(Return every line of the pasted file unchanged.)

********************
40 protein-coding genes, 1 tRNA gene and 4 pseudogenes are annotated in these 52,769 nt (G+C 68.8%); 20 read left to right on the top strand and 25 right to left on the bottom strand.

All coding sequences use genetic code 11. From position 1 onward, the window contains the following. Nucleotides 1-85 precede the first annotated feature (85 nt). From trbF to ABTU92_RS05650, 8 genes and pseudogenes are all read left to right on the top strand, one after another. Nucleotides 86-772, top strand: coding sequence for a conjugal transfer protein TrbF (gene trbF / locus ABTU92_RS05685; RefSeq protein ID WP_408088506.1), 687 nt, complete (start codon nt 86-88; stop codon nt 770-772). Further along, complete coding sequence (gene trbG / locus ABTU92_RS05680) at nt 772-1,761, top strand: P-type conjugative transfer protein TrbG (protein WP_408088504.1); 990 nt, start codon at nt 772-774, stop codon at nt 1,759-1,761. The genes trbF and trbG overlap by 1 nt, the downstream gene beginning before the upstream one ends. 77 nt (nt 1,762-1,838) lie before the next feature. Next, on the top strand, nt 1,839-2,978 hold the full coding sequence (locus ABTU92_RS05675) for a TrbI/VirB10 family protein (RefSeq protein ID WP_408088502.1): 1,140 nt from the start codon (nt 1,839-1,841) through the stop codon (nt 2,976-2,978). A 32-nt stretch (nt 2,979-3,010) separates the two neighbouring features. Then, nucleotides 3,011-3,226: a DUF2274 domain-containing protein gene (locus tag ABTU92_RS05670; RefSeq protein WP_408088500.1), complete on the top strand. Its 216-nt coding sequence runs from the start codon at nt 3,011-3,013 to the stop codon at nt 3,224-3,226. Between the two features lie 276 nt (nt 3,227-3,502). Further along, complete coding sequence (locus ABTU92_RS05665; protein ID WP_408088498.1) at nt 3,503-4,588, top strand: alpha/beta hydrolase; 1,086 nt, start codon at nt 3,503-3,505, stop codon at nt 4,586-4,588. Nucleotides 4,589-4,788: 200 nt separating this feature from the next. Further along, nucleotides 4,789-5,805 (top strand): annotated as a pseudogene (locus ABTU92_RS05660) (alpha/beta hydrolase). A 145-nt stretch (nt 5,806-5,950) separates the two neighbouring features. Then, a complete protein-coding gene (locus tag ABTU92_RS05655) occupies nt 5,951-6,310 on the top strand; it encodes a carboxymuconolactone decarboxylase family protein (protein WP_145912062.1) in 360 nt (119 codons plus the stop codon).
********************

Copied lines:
40 protein-coding genes, 1 tRNA gene and 4 pseudogenes are annotated in these 52,769 nt (G+C 68.8%); 20 read left to right on the top strand and 25 right to left on the bottom strand.

All coding sequences use genetic code 11. From position 1 onward, the window contains the following. Nucleotides 1-85 precede the first annotated feature (85 nt). From trbF to ABTU92_RS05650, 8 genes and pseudogenes are all read left to right on the top strand, one after another. Nucleotides 86-772, top strand: coding sequence for a conjugal transfer protein TrbF (gene trbF / locus ABTU92_RS05685; RefSeq protein ID WP_408088506.1), 687 nt, complete (start codon nt 86-88; stop codon nt 770-772). Further along, complete coding sequence (gene trbG / locus ABTU92_RS05680) at nt 772-1,761, top strand: P-type conjugative transfer protein TrbG (protein WP_408088504.1); 990 nt, start codon at nt 772-774, stop codon at nt 1,759-1,761. The genes trbF and trbG overlap by 1 nt, the downstream gene beginning before the upstream one ends. 77 nt (nt 1,762-1,838) lie before the next feature. Next, on the top strand, nt 1,839-2,978 hold the full coding sequence (locus ABTU92_RS05675) for a TrbI/VirB10 family protein (RefSeq protein ID WP_408088502.1): 1,140 nt from the start codon (nt 1,839-1,841) through the stop codon (nt 2,976-2,978). A 32-nt stretch (nt 2,979-3,010) separates the two neighbouring features. Then, nucleotides 3,011-3,226: a DUF2274 domain-containing protein gene (locus tag ABTU92_RS05670; RefSeq protein WP_408088500.1), complete on the top strand. Its 216-nt coding sequence runs from the start codon at nt 3,011-3,013 to the stop codon at nt 3,224-3,226. Between the two features lie 276 nt (nt 3,227-3,502). Further along, complete coding sequence (locus ABTU92_RS05665; protein ID WP_408088498.1) at nt 3,503-4,588, top strand: alpha/beta hydrolase; 1,086 nt, start codon at nt 3,503-3,505, stop codon at nt 4,586-4,588. Nucleotides 4,589-4,788: 200 nt separating this feature from the next. Further along, nucleotides 4,789-5,805 (top strand): annotated as a pseudogene (locus ABTU92_RS05660) (alpha/beta hydrolase). A 145-nt stretch (nt 5,806-5,950) separates the two neighbouring features. Then, a complete protein-coding gene (locus tag ABTU92_RS05655) occupies nt 5,951-6,310 on the top strand; it encodes a carboxymuconolactone decarboxylase family protein (protein WP_145912062.1) in 360 nt (119 codons plus the stop codon).